Two-thirds of the respondents “love” this time of year, one-third “loathe” this time, and one commented on their indifference. The majority, 77%, get 30 minutes or more on the orientation schedule. I did get one comment from a librarian, with a sizable class of 16 – 20 Fall Associates, who got zero time on the orientation schedule. I hope that this is an aberration, so please feel free to comment if you have any best practices on how librarians can be a formal part of the orientation process.
Although this can be a stressful time of year, it is certainly an opportunity to impact the young attorneys, and, hopefully, cultivate some library champions.
I hope that this information is useful or at least interesting! Our next survey will be up soon, so please check back!
- Associate retention has recently been an issue in part due to flat law school admissions. Where were they all going…business school. Maybe not such a good idea anymore. Are Students Switching Career Interest From Business to Law?
- The associate salary boom appears to be at an end. No more keeping up with the law firm down the street, actual quality work will be required. The End of Associate Raises; the Beginning of Performance-Based Pay?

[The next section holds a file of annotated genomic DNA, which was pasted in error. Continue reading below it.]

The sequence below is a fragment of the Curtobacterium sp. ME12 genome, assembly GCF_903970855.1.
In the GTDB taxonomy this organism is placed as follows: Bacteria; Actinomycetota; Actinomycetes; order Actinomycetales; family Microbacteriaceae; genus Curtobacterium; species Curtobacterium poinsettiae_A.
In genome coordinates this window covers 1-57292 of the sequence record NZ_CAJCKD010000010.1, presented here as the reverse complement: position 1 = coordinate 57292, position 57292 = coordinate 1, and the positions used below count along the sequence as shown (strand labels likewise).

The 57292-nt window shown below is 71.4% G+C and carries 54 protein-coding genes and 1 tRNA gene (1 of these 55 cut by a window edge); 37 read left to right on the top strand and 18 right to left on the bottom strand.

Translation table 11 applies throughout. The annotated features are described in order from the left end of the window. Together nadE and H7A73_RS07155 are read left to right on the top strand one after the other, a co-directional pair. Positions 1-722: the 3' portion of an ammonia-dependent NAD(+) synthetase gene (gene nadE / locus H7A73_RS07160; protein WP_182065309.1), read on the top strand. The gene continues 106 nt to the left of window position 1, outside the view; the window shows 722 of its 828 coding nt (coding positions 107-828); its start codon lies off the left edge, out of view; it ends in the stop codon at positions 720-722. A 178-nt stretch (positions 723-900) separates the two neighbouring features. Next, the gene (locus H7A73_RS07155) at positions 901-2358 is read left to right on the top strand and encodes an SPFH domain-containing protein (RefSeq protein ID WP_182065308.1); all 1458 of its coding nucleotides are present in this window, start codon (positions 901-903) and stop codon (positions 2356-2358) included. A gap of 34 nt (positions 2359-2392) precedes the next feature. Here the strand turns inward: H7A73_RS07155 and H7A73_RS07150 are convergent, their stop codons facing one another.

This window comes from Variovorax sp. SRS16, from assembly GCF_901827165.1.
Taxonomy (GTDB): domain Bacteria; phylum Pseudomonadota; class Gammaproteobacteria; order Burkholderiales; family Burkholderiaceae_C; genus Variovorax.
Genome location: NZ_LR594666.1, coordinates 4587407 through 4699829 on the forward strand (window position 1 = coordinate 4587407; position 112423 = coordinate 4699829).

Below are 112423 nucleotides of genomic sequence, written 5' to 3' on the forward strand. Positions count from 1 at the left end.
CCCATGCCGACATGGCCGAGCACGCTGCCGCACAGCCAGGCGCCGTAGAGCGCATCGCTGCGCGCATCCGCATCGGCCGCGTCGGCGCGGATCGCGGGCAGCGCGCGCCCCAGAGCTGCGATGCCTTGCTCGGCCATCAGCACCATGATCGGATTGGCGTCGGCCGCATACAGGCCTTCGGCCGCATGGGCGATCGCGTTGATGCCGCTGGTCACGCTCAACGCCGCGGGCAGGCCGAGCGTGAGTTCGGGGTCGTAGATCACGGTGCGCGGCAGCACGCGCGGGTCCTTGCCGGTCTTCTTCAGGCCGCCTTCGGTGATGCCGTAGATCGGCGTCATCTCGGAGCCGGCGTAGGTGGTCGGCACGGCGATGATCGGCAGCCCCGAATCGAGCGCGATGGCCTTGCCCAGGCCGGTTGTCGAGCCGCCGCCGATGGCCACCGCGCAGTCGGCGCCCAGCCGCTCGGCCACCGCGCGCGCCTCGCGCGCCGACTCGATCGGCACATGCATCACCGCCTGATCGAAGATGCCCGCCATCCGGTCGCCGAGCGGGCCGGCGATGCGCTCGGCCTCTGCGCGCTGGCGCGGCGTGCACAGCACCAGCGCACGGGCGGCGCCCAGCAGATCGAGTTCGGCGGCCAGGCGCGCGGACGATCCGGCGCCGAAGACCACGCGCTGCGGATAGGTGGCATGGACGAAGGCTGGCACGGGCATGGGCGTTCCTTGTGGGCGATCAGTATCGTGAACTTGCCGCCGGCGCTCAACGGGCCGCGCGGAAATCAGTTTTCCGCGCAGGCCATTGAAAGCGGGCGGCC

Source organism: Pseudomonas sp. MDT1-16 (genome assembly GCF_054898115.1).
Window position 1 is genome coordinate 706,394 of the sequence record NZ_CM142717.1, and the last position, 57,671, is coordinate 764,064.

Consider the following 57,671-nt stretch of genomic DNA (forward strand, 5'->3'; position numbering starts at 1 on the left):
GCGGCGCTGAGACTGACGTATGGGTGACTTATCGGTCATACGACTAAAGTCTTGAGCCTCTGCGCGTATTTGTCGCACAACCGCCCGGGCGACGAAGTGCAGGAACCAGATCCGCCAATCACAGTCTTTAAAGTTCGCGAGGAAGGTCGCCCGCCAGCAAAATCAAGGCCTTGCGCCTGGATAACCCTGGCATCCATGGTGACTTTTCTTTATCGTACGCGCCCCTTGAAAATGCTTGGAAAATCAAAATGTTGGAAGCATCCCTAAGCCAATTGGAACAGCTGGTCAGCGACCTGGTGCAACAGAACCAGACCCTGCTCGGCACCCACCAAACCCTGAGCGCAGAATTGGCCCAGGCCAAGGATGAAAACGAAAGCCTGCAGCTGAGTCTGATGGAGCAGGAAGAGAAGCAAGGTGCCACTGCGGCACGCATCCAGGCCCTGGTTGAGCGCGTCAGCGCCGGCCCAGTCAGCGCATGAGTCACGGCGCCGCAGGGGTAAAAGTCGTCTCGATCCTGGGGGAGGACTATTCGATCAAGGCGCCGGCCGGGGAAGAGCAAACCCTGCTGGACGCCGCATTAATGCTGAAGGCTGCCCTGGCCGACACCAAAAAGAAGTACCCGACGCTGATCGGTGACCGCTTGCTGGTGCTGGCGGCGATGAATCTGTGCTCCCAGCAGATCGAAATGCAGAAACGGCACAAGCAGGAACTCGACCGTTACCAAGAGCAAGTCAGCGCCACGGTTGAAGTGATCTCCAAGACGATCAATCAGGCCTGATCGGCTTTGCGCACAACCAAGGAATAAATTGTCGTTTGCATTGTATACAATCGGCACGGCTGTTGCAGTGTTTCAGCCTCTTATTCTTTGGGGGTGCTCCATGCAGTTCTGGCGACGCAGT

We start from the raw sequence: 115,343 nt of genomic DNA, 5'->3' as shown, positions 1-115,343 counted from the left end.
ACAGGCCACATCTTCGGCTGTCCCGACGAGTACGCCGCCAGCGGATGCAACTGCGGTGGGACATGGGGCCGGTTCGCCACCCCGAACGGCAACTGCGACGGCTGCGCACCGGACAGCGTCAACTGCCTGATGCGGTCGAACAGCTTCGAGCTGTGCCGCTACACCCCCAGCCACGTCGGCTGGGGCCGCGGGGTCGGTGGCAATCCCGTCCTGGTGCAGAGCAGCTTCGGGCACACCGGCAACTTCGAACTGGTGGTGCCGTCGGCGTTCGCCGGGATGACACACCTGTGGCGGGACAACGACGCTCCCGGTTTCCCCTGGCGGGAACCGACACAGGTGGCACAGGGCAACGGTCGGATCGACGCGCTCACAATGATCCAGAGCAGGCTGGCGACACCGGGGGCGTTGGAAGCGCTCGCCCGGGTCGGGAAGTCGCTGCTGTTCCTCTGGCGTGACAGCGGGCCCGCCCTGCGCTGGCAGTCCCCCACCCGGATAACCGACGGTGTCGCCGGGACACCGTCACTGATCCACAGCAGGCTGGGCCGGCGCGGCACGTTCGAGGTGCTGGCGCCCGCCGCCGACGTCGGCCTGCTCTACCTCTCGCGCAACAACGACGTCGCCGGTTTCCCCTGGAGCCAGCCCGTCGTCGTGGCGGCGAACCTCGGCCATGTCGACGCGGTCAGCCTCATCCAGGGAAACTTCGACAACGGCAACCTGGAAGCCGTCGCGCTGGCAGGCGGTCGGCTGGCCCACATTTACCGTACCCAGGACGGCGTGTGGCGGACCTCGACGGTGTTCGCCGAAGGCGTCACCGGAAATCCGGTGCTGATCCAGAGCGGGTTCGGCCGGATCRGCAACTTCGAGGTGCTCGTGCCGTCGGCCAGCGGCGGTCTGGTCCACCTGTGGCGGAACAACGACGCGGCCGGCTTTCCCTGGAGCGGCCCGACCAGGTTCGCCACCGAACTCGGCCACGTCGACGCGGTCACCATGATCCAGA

- Growth in new associate classes was actually up an average of 4% this year in DC (Largest Offices), but don’t expect that trend to continue. Hiring Boom, but Law Firms See Bust Ahead
- Don’t like Summer Associate season? No worries next year, as classes are expected to drop by 30 to 35%.
- Last, but not least, we have technology tools for all kinds of specialized tasks, how about an lphone just for lawyers (thanks to the Law Librarian Blog)? Learn more about the lphone.